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virtualcomposer
09-12-2008, 03:24 AM
I normally export my animation as a mov file but I'm hearing that when LW is finally out of beta it will be in 64 bit and QT pro will not support it. I'm hearing allot about Image sequence. Do I just export animation as a jpeg and still get the same high quality I'm used to or what?

Lightwolf
09-12-2008, 03:43 AM
Not if you use JPEGs (lossy compression) ;) Render to PNGs instead (which use a lossless compression).

One advantage is that this allows you to tweak the video encoding settings with re-rendering from LW.

Cheers,
Mike

virtualcomposer
09-12-2008, 05:54 AM
Will Final Cut recognize PNG?

K-Dawg
09-12-2008, 06:29 AM
I don't know much about Final Cut, but it should. Every decent editing tool should be able to Import Image sequences in different file formats.

Greetz

virtualcomposer
09-12-2008, 06:30 AM
I hope so because I'm tired of rendering something for 12 hours only to find out it's useless because of file format issues and image degradation. Thanks, I'll test it today.

3DGFXStudios
09-12-2008, 08:30 AM
That's why everyone is using image sequences.

massmusic
09-13-2008, 10:49 AM
PP & FCP recognize TGA which is what I always use

virtualcomposer
09-13-2008, 01:11 PM
Does using image sequence save render time as well?

Surrealist.
09-13-2008, 01:25 PM
No, I don't think so.

Think of image sequences this way:

Would you spend the time shooting a film with all the production value in it and so on and then go to the lab and tell them to trash the negative? "Na I don't need it, we have the print and/or the telecine we're good to edit. Thanks bye."

That is pretty much the same logic as spending all the time to render and then letting the still frames go to waste by only saving an animation. The still frames should be saved and backed up on a DVD or some other format and stored.

This is your negative. Of course you have the scene files but render time is one of the most costly portions of a small production.

Then have at it with the video files. You can try as many things as you want and you still have the stills to go back to.

Lightwolf
09-13-2008, 01:56 PM
Does using image sequence save render time as well?
Actually, depending on the codec used they can, but it is probably marginal compared to the time need to compute the image in the first place.
Of course, once you render on a farm you can't render directly to a video file anyhow.

Cheers
Mike

avkills
09-13-2008, 05:19 PM
I use Final Cut; but everything from LW goes through After Effects to get to the video codec of the day. I would probably strain the images through Motion first instead of directly in FCP if you don't have After Effects. I use the Targa format since it can have an embedded Alpha channel; although I am eventually going to switch over to EXR once I have time to noodle some kinks I have with it (mostly since I have little to no experience dealing with them).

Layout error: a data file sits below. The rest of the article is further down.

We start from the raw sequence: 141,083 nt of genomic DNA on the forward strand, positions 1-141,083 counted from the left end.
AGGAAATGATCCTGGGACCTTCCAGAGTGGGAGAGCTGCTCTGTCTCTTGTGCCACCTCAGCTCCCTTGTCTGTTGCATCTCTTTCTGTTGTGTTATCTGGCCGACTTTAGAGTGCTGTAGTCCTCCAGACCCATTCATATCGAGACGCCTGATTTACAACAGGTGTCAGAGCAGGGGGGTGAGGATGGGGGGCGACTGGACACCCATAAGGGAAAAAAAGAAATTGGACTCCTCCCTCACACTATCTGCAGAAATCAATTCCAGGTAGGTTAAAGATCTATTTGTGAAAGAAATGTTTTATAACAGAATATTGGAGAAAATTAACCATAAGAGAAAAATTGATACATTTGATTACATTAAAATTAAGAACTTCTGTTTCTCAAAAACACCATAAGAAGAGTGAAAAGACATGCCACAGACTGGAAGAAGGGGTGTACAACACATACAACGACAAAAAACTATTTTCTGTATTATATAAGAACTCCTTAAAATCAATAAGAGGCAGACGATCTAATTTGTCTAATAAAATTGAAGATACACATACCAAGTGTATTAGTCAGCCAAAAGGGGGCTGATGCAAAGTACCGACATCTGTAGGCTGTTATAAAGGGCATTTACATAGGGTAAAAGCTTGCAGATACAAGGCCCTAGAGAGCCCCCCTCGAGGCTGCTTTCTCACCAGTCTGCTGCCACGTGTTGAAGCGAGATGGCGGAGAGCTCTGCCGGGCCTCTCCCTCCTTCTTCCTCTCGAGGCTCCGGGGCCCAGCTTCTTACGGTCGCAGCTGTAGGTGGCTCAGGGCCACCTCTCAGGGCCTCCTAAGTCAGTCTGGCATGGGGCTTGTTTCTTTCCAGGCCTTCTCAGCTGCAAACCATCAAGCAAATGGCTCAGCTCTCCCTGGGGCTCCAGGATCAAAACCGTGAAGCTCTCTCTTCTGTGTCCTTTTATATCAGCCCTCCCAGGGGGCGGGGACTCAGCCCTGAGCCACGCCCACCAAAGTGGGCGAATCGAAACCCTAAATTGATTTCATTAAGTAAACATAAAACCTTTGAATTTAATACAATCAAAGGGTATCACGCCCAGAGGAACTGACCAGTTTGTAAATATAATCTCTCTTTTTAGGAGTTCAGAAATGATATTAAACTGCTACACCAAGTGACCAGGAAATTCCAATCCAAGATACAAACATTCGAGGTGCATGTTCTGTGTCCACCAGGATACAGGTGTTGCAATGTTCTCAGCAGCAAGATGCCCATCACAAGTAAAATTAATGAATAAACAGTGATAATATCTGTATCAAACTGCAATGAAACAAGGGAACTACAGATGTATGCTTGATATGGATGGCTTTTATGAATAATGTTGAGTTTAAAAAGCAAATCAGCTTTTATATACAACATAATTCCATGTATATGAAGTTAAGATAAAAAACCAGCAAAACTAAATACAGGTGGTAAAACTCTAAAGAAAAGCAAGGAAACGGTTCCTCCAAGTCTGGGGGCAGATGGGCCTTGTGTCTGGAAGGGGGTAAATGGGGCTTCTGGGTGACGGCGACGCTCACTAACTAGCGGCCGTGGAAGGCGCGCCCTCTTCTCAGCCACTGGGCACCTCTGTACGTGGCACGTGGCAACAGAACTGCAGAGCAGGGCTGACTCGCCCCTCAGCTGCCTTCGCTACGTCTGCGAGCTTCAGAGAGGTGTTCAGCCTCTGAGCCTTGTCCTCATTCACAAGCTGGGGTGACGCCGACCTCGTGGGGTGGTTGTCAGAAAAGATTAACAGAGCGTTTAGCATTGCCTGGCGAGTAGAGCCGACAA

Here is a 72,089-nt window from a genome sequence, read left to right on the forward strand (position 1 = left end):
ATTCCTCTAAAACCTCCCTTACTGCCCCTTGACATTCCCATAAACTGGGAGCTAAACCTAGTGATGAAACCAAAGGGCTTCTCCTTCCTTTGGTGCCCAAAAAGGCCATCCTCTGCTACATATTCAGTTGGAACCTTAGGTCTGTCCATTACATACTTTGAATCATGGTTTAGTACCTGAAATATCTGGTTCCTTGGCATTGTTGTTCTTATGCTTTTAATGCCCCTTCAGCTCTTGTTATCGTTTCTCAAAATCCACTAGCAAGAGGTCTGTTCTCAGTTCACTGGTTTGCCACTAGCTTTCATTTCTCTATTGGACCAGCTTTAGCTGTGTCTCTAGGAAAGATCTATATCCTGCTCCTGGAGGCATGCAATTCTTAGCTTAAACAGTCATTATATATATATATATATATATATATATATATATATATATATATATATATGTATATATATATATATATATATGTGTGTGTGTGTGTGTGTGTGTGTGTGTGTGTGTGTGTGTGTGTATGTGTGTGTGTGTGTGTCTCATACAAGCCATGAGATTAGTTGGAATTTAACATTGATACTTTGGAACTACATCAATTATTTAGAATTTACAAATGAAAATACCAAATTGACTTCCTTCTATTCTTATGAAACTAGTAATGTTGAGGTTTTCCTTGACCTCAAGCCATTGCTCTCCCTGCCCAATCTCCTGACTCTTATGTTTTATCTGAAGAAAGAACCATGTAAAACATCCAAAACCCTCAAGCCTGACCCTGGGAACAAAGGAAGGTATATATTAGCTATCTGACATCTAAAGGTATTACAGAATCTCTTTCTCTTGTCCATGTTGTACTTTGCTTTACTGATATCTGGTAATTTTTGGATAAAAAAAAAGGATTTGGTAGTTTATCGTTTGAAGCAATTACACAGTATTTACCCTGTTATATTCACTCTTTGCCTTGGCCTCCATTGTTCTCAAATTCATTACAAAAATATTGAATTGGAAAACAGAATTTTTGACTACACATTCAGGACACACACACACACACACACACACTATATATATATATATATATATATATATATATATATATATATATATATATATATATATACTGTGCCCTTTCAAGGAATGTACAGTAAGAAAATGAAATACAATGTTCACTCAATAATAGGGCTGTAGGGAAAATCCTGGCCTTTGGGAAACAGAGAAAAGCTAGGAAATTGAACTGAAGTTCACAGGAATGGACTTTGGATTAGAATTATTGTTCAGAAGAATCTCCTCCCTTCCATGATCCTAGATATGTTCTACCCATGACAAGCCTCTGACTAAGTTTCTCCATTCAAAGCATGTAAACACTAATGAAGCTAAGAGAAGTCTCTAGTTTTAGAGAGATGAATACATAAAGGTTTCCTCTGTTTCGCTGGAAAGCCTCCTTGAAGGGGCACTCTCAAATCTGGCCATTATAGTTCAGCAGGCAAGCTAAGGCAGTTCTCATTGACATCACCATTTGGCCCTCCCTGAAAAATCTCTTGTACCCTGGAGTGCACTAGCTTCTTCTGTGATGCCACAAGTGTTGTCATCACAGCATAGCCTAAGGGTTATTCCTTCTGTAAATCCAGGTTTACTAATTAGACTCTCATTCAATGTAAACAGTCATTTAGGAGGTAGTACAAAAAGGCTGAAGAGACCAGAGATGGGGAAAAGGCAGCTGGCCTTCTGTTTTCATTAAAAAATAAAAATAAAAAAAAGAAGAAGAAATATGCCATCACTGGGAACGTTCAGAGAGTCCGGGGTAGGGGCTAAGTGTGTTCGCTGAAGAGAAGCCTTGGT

-mark

Mr Rid
09-13-2008, 11:55 PM
'LW_TGA24' saves with a lossless compression. The 'Targa Format' saver will save uncompressed TGAs. The only time I've needed uncompressed is for extreme detail in subtle gradients. For comping, 'LW_TGA32' will contain an alpha.

EXRs contain far more color range/information for detailed post processing.

For an extreme example, may take an image with clipped highlights,
63267

normally, a gain down will only turn the clipped whites to grey,
63268

but gain down an EXR and all the detail is still present under the blown out area (same for black shadows),
63269

Lightwolf
09-14-2008, 05:07 AM
'LW_TGA24' saves with a lossless compression. The 'Targa Format' saver will save uncompressed TGAs. The only time I've needed uncompressed is for extreme detail in subtle gradients.
If the compression is lossless (such as the one used for TGAs) you might as well use it, it doesn't loose any detail at all.
The only mainstream image formats with lossy compression are JPEG, JPEG2000 (in most cases, it does have a lossless mode as well) and some compression modes for OpenEXR.
PNG and TGA only support lossless compression.

Cheers,
Mike

Philbert
09-14-2008, 01:27 PM
I usually use TGA for my image sequences. In one sense it can save render time. Suppose you do your render and then notice a mistake or something that only occurs during a couple of frames. With rendering as Quicktime you'd have to fix the mistake and render the whole scene again. With an image sequence you can just render those few frames.

virtualcomposer
09-14-2008, 10:32 PM
So in my animation output, what should I save it as? I'm confused. How to I save as an image sequence if I have 500 frames to save? What are the steps? Is it in Render Globals?

Mr Rid
09-15-2008, 12:40 AM
So in my animation output, what should I save it as? I'm confused. How to I save as an image sequence if I have 500 frames to save? What are the steps? Is it in Render Globals?

Just enable 'Save RGB' (instead of Save Animation), select Type 'LW_TGA24', and pick a file path to save your frames to. To save an embedded alpha channel for compositing, select 'LW_TGA32'.

Philbert
09-15-2008, 12:45 AM
Right, leave the Animation output blank. If you have Quicktime Pro that makes short work of merging the image sequence into a video. Some programs like After Effects actually work faster if you just leave it as a sequence.

zardoz
09-15-2008, 02:35 AM
guys even virtualdub will do this. I thought that these days no one was still exporting to some animation format...if you are rendering an animation and it will take 2 days to render are you rendering to a quicktime?? Imagine if you have a crash? or someone cuts the power? or you need to check if the renders are ok? Do you have to wait until the animation is rendered? what if you don't have hard disk space?